A Reply On "Continual Cleansing"
Marshall E. Patton
This article is in reply to brother Diestelkamp's "Rebuttal" appearing on p. 16. I hope that the demand for brevity and my compliance with it will be appreciated by our readers.
The difference between brother Diestelkamp and me on continual cleansing involved the conditions upon which it is received. His conditions simply involve an attitude of the heart. He insists that one with the proper attitude of heart is forgiven--even as he sins. If this is so, then there is nothing for him to do after he sins in order to be forgiven -- he has already been forgiven-even as he sinned. This eliminates repentance! Remember, repentance involves a change of mind that results in a change of action. If one repented before the act of sin, it would preclude the sin in the first place. It would be impossible to repent simultaneously with the act of sin. If one repented after the act of sin, it certainly would not be "as he sinned." Thus, there is no place for repentance in the cleansing he affirms. I insist that there is only one law of pard6n for the Christian who sins, namely, repentance, confession and prayer (Acts 8:22; 1 Jn. 1:9). I know that elsewhere he affirms repentance as a condition of forgiveness, but such is the inconsistency of his position.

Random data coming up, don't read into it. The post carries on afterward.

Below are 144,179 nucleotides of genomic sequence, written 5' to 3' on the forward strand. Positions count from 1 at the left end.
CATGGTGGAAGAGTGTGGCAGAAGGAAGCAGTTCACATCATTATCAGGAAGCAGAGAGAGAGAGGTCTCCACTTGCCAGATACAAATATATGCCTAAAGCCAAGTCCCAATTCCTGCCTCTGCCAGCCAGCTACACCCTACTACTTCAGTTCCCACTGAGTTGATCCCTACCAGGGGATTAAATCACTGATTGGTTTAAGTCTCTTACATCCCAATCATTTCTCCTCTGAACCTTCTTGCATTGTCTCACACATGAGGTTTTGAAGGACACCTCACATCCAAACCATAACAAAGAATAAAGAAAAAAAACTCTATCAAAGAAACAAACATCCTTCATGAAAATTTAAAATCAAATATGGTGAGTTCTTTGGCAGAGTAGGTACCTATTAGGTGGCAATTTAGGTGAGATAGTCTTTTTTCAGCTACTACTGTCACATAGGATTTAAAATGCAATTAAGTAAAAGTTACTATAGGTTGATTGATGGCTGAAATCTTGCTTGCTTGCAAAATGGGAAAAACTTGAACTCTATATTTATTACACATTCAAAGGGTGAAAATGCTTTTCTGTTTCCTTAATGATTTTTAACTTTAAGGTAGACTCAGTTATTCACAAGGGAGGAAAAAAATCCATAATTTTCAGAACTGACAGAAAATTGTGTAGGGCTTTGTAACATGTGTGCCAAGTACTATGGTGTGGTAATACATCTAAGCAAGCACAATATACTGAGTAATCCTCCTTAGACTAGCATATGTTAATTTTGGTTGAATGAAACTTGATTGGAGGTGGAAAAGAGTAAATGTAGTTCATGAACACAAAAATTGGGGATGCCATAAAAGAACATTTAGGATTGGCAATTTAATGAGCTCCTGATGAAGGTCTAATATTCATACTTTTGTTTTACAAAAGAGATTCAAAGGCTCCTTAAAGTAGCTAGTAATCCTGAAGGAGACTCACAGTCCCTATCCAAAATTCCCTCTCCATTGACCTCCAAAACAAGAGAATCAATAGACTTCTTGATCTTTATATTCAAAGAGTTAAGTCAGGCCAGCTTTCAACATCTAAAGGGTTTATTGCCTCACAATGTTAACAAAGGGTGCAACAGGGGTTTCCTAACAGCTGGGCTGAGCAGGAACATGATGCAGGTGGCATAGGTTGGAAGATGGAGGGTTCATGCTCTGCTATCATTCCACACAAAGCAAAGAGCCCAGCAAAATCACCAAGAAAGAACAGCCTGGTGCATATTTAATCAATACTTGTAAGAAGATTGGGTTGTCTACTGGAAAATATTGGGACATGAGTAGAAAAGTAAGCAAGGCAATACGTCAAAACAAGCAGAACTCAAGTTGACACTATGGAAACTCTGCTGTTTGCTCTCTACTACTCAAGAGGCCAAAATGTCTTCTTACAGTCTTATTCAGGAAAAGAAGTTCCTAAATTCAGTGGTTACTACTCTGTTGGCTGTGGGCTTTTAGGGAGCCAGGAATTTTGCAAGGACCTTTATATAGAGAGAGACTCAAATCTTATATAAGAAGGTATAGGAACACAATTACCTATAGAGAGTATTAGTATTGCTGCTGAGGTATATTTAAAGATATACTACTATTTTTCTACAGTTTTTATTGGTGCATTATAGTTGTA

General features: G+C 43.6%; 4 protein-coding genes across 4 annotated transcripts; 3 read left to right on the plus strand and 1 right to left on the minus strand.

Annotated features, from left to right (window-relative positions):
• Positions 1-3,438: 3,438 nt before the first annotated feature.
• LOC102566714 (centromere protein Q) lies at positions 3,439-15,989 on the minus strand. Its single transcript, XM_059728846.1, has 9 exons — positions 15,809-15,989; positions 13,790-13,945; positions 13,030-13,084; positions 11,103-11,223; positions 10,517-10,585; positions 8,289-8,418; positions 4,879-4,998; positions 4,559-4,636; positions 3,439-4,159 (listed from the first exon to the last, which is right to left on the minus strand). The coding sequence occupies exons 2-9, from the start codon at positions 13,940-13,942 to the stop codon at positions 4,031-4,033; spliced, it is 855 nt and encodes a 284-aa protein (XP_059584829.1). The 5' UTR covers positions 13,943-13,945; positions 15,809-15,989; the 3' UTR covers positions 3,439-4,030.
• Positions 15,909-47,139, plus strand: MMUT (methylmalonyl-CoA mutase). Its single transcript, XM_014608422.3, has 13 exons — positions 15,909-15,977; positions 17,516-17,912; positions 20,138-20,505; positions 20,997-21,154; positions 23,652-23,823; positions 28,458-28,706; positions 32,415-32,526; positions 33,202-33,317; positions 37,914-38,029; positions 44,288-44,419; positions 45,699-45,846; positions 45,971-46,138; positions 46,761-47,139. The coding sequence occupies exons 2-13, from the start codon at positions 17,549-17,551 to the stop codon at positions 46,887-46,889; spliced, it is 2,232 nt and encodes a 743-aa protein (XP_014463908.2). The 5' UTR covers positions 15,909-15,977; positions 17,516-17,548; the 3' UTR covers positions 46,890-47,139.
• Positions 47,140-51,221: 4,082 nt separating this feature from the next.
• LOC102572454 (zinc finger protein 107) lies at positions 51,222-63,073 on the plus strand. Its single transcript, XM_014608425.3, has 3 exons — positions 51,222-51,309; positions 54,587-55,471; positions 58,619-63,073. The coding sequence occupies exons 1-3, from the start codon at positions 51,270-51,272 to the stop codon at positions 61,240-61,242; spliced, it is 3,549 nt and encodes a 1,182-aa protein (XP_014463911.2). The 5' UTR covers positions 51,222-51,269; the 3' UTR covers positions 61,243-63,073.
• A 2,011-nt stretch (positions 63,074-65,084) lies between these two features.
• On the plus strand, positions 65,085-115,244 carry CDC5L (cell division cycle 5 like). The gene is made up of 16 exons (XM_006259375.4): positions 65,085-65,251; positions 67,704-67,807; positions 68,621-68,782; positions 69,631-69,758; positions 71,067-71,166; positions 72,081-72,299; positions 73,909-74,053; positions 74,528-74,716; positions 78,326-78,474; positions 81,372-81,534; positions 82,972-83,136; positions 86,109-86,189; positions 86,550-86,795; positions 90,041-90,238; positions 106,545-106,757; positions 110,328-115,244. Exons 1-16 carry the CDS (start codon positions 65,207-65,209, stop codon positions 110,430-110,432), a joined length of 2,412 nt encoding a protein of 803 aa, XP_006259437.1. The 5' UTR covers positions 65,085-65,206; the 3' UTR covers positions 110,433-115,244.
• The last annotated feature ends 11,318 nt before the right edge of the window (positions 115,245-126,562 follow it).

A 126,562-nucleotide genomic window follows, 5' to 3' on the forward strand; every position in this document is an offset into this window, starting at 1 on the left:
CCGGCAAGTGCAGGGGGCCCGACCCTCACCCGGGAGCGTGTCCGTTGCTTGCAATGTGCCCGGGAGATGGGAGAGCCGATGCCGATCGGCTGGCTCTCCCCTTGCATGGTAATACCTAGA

In spite of my effort to be clear, qualify my statement even with emphasis-about his examples of lying, offending, etc., he misunderstood me. For example, I believe that lying is sin, but we differ over what constitutes lying that is condemned in the Bible.
Brother Leslie continues to affirm that some sins committed by Christians "do not constitute the Christian as walking after the flesh and as living in sin (Rom. 8:1:4; 4:7; 1 Jn. 1:7)." Notice, he makes no argument based upon the verses cited-he only asserts. On the contrary, I carefully examined these verses textually and contextually in my review articles showing that they do not teach what he asserts and then showing what they do teach.
Brother Diestelkamp continues to make 1 John 1:9 say something that it does not say. Yes, we all sin (1 Jn. 1:8), but the next verse offers hope only to those who repent and confess what they are guilty of-not that they are sinners. He ignored my argument on this.
Furthermore, the consequences of his position demand acceptance and fellowship with every sincere brother in error, including premillennialists, those of the Christian Church, our liberal brethren, et al. These pray the same prayer and just as often that brother Diestelkamp prays with respect to unknown sins.2 His exclusion of such is purely arbitrary.
At other times, he includes such brethren. In reply to my affirmation that music in worship, the day to observe the Lord's supper, and pattern for church organization are absolutes, he says, "Thus he teaches that one must have perfect (absolute) understanding of these matters instantly when he is baptized into Christ." If there is any point to his reply, it is that brethren without such knowledge and who are practicing such are included in God's fellowship and ours. Thus, his inclusion and exclusion of such brethren is, indeed, arbitrary and inconsistent! Perhaps statements like this from him account for some young men accepting the grace-unity doctrines, using his name in their defense.